Bombardier is bringing a large cabin feel to its Learjet 75 light jet with the introduction of a new pocket door bulkhead that separates the cabin from the galley and the cockpit. As well as enhancing passenger privacy, the new feature reduces cabin noise by an average of between six and eight decibels.
“This makes for a much more private cabin for the passengers and it is a first for a light jet,” said Bombardier Business Aircraft product planning and market development Brad Nolen. The first aircraft to be equipped with the new door is on static display here at the EBACE show.
The new pocket door reduces cabin noise that would otherwise intrude from the forward door area and cockpit. There is no weight penalty on the aircraft’s performance, nor is passenger legroom in cabin compromised by the addition. The Learjet 75 boasts the widest cabin cross section in its class at 5 ft 1 in (1.56 m), and also is the only one with a flat floor.
“The Learjet has a great legacy and we want to bring it into the future with innovations like this that make the Lear 75 a premium offering in the light jet segment,” said Anali Stewart, Learjet product manager. “Our aim is to offer as many large aircraft features as possible in a light jet, including speed and altitude.”
The new door will be available as an option for both six- and eight-passenger versions of the aircraft. Bombardier (Booth Z115) is not disclosing the cost of the option, which will be subject to negotiation with individual customers. The modification is covered by a supplemental type certificate from the FAA.
The pocket door uses a three-inch space behind the rear-facing seats of the front club-four. This removes the recline space from behind the two front seats, although these can be brought forward to provide more space behind them.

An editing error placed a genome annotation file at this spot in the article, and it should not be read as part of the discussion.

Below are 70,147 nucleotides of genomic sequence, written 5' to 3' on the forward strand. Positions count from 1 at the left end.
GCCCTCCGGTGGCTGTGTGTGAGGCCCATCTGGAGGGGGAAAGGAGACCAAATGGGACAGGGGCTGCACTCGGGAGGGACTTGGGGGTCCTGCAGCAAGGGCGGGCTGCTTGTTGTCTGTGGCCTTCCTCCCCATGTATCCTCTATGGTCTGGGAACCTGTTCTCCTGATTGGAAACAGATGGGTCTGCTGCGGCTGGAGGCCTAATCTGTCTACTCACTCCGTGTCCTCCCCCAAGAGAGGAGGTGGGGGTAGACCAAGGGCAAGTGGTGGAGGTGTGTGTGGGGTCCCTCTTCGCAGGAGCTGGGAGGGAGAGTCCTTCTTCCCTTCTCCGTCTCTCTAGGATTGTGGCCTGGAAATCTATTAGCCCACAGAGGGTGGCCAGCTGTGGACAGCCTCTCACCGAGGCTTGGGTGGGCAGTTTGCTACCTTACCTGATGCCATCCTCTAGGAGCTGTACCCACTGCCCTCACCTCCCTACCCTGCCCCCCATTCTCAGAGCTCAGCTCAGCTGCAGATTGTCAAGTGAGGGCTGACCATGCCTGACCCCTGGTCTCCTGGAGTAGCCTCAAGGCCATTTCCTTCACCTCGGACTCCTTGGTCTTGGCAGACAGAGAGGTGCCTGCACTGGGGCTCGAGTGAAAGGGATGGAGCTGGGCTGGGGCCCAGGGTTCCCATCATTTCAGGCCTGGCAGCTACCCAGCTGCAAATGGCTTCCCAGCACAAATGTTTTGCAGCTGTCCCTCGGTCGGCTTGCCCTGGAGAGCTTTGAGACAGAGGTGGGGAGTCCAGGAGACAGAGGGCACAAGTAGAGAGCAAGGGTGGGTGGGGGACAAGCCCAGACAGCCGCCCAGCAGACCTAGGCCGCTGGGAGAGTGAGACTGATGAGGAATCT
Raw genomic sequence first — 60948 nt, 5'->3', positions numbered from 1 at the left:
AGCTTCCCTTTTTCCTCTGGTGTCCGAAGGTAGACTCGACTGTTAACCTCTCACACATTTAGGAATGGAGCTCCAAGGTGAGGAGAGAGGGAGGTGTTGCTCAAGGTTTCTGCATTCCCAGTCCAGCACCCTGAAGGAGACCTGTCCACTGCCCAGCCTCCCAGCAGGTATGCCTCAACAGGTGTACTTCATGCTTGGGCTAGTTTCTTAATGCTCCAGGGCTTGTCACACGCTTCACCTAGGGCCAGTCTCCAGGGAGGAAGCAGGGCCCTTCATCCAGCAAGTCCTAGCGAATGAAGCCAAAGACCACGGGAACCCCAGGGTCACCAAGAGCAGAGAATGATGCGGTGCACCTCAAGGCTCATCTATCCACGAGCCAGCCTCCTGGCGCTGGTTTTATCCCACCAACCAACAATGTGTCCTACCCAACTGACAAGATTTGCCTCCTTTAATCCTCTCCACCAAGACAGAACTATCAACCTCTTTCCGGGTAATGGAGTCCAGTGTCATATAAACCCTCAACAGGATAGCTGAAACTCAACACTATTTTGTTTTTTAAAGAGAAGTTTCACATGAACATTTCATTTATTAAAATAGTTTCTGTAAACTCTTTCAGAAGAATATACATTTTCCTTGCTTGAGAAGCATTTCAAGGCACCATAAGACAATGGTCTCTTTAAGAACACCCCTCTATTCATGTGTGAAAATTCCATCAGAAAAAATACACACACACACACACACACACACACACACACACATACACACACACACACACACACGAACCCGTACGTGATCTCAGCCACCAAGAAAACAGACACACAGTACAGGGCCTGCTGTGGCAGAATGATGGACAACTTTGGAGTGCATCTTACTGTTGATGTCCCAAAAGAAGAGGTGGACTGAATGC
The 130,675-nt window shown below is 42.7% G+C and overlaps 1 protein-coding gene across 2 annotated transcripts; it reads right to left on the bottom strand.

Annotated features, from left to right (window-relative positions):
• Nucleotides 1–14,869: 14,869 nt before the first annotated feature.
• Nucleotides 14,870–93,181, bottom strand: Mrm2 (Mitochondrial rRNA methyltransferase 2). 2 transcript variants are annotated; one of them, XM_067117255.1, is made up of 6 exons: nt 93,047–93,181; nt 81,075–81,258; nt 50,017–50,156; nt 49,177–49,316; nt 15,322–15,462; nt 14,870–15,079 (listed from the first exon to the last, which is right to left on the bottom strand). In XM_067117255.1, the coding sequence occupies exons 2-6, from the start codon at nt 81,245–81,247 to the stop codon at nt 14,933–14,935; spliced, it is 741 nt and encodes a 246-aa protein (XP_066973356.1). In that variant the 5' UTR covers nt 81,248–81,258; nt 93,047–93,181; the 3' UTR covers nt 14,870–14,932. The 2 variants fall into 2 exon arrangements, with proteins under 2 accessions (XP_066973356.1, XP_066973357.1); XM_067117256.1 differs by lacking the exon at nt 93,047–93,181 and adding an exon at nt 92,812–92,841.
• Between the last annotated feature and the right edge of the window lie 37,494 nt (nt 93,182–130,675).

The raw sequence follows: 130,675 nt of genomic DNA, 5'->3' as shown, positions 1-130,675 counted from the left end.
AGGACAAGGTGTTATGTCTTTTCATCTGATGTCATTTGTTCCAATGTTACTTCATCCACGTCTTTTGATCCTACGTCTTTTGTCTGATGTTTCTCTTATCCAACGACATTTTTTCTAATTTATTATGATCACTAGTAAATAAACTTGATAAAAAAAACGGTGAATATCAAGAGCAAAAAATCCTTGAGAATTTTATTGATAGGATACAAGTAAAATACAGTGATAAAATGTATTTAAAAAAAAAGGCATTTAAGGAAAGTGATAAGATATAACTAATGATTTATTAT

“The Learjet 75 business jet is already valued for its comfortable interior and its ability to fly further and faster than its nearest competitor,” said Bombardier Business Aircraft president David Coleal. “The pocket door option adds an extra dimension of comfort previously found only on larger jets.”
Each seat gives passengers access to their own USB outlet for personal electronic devices plus a seven-inch pop-up monitor connected to a media center that allows them to enjoy music or movies. Sidewall audio speakers create a surround-sound effect.
The Learjet 75 cockpit is equipped with the Garmin G5000 avionics suite. Its synthetic vision system is the only one available as baseline equipment in the light jet category.
In February, Bombardier delivered its 75th Learjet 75, just over two years after the aircraft entered service, joining its Learjet 70 sibling. Last month, Bombardier veteran Mike Fahey was chosen to lead a new worldwide sales team dedicated to the Learjet 75 and 70 models.
Here in Geneva this week, Bombardier is exhibiting examples of its Challenger 350 and 650 models, plus a pair of Global 6000s.